Defense Secretary Chuck Hagel is stepping down, after he and President Barack Obama concluded that his low-key style—despite his military experience in Vietnam—isn’t well-suited for the expanding war against the Islamic State of Iraq and Greater Syria (ISIS).
The sudden change at the top of the President’s national-security team comes after the Administration seemed slow to react to ISIS’s rise over the past year, and responded with what many inside the Pentagon and on Capitol Hill saw as a timid bombing campaign launched in August.
Some Hagel allies were quick to defend him, saying he was doing the job the way the White House wanted him to do it. But others said his languid style—on display during his lackluster confirmation hearing in January 2013—left him vulnerable to criticism from those who want a more aggressive military strategy.
The decision to seek a new top Pentagon civilian came after several weeks of discussion between Obama and Hagel following the Democrats’ shellacking in the mid-term elections. Hagel, as the lone Republican in Obama’s Cabinet, “began speaking with the President about departing the Administration, given the natural post-midterms transition time,” a senior Administration official said. News of Hagel’s departure was first reported by the New York Times.
Hagel, 68, served as an enlisted soldier in Vietnam, and was the first grunt to run the Defense Department. He served as a GOP senator from Nebraska from 1996 to 2008, and took over a Pentagon exhausted by 12 years of war and facing budget cuts, only to see conflict erupt in Iraq and Syria.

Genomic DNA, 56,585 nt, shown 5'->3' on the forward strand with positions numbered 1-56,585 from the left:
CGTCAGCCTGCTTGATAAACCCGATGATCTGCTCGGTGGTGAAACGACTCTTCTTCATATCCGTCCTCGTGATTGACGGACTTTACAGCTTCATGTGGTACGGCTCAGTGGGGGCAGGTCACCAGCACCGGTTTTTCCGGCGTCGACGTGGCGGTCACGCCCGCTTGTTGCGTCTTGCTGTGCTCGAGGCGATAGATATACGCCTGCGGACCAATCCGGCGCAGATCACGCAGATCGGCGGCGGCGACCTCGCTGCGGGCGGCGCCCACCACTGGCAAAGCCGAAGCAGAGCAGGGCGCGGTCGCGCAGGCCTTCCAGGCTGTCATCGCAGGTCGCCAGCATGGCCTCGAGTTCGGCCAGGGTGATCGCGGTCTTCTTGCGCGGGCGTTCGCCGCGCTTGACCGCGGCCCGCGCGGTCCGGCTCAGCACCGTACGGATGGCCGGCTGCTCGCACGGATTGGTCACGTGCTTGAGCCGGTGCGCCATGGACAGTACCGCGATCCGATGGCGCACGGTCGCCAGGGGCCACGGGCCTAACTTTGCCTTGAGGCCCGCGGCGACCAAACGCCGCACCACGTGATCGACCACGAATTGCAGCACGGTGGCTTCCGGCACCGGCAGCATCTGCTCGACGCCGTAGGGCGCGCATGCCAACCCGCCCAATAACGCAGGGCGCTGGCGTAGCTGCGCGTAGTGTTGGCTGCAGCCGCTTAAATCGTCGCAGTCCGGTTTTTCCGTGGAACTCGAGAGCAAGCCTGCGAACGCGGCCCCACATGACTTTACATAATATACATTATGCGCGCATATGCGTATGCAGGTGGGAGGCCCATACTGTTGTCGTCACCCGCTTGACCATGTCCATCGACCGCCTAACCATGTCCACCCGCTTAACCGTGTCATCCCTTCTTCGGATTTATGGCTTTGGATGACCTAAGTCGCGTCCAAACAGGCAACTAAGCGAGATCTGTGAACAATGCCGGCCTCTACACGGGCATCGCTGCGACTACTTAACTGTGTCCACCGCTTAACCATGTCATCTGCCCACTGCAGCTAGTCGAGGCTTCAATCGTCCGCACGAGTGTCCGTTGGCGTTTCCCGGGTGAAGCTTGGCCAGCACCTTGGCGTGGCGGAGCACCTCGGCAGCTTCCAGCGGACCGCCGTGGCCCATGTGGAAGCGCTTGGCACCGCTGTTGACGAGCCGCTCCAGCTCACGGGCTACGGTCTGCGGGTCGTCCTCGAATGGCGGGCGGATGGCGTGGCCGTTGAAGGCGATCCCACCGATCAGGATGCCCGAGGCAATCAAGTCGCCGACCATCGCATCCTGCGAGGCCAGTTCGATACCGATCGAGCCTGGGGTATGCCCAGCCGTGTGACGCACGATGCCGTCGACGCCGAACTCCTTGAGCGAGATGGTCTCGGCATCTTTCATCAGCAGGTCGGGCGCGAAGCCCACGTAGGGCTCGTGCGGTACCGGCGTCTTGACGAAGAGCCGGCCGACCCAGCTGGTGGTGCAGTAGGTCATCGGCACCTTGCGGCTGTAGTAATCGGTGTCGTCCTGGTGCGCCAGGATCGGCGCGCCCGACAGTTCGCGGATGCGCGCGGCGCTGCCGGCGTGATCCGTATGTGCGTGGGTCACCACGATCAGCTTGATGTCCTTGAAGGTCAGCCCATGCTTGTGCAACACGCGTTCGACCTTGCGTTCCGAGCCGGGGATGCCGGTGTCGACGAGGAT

He quarreled with the White House’s National Security Council, especially over the best approach to deal with the three-year old Syrian civil war, which incubated ISIS. Hagel recently sent a memo to National Security Adviser Susan Rice arguing for more clarity on how to deal with Syrian dictator Bashar Assad. “Hagel was chosen for pliability,” former Army officer and scholar Ralph Peters says. “Yet, in the end he emerged as a man of conscience telling the President things he did not want to hear.”
Candidates to succeed Hagel include Ashton Carter, who has served as the Pentagon’s No. 2 civilian, and Michèle Flournoy, who would be the first woman to hold the job. Senator Jack Reed, D-R.I., also could be tapped, Pentagon officials say. Hagel plans to stay on until his successor is confirmed.
It was notable when Hagel testified alongside Army General Martin Dempsey, chairman of the Joint Chiefs of Staff, that Dempsey was the one who made news. While Dempsey overshadowed Hagel—particularly on the possible need to send U.S. ground troops in to fight ISIS—in part that was due to Hagel’s quiet demeanor.
Neither Hagel nor his associates had given any sign he was getting ready to leave the Pentagon after less than two years on the job.
Hagel conceded last week that the U.S. and its military is facing challenges well beyond ISIS, stretching from Iran to Russia. “If we’ve had such good policies over the years, then we probably wouldn’t be in this situation,” he told PBS’s Charlie Rose on Wednesday.
Two days later, Obama and Hagel decided it was time for the defense secretary to step down.